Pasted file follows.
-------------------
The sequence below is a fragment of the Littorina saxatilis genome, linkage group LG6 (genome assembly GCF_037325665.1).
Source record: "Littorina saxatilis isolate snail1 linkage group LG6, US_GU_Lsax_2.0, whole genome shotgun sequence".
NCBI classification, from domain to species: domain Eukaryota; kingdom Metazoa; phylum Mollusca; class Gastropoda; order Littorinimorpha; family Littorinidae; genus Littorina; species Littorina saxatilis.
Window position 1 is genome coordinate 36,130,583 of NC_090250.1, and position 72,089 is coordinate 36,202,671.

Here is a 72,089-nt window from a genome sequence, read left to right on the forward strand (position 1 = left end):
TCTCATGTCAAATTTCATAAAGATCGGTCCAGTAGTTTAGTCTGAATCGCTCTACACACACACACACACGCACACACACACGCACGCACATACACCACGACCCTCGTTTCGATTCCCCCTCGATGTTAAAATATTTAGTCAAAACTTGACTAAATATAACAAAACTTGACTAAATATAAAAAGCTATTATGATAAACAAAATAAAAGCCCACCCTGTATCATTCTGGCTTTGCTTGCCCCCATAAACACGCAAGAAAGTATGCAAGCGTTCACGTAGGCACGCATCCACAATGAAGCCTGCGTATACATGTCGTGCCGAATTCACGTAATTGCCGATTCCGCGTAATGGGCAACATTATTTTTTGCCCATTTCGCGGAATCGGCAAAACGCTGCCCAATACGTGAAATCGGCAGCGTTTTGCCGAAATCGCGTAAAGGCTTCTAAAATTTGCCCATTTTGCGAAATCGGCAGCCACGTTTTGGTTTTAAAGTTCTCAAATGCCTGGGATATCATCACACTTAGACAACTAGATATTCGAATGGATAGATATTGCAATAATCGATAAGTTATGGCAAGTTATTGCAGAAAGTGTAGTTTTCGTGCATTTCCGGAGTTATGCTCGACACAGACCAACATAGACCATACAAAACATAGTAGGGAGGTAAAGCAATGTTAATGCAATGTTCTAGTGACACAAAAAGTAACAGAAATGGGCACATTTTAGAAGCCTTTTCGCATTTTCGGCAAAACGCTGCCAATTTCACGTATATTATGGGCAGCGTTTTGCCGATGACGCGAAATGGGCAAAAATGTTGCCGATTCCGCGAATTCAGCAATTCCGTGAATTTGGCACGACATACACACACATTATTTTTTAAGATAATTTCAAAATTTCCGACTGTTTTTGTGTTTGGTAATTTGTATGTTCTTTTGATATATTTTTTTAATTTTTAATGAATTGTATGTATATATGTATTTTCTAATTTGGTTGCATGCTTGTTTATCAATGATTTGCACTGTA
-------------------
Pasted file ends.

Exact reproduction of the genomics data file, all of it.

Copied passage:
The sequence below is a fragment of the Littorina saxatilis genome, linkage group LG6 (genome assembly GCF_037325665.1).
Source record: "Littorina saxatilis isolate snail1 linkage group LG6, US_GU_Lsax_2.0, whole genome shotgun sequence".
NCBI classification, from domain to species: domain Eukaryota; kingdom Metazoa; phylum Mollusca; class Gastropoda; order Littorinimorpha; family Littorinidae; genus Littorina; species Littorina saxatilis.
Window position 1 is genome coordinate 36,130,583 of NC_090250.1, and position 72,089 is coordinate 36,202,671.

Here is a 72,089-nt window from a genome sequence, read left to right on the forward strand (position 1 = left end):
TCTCATGTCAAATTTCATAAAGATCGGTCCAGTAGTTTAGTCTGAATCGCTCTACACACACACACACACGCACACACACACGCACGCACATACACCACGACCCTCGTTTCGATTCCCCCTCGATGTTAAAATATTTAGTCAAAACTTGACTAAATATAACAAAACTTGACTAAATATAAAAAGCTATTATGATAAACAAAATAAAAGCCCACCCTGTATCATTCTGGCTTTGCTTGCCCCCATAAACACGCAAGAAAGTATGCAAGCGTTCACGTAGGCACGCATCCACAATGAAGCCTGCGTATACATGTCGTGCCGAATTCACGTAATTGCCGATTCCGCGTAATGGGCAACATTATTTTTTGCCCATTTCGCGGAATCGGCAAAACGCTGCCCAATACGTGAAATCGGCAGCGTTTTGCCGAAATCGCGTAAAGGCTTCTAAAATTTGCCCATTTTGCGAAATCGGCAGCCACGTTTTGGTTTTAAAGTTCTCAAATGCCTGGGATATCATCACACTTAGACAACTAGATATTCGAATGGATAGATATTGCAATAATCGATAAGTTATGGCAAGTTATTGCAGAAAGTGTAGTTTTCGTGCATTTCCGGAGTTATGCTCGACACAGACCAACATAGACCATACAAAACATAGTAGGGAGGTAAAGCAATGTTAATGCAATGTTCTAGTGACACAAAAAGTAACAGAAATGGGCACATTTTAGAAGCCTTTTCGCATTTTCGGCAAAACGCTGCCAATTTCACGTATATTATGGGCAGCGTTTTGCCGATGACGCGAAATGGGCAAAAATGTTGCCGATTCCGCGAATTCAGCAATTCCGTGAATTTGGCACGACATACACACACATTATTTTTTAAGATAATTTCAAAATTTCCGACTGTTTTTGTGTTTGGTAATTTGTATGTTCTTTTGATATATTTTTTTAATTTTTAATGAATTGTATGTATATATGTATTTTCTAATTTGGTTGCATGCTTGTTTATCAATGATTTGCACTGTA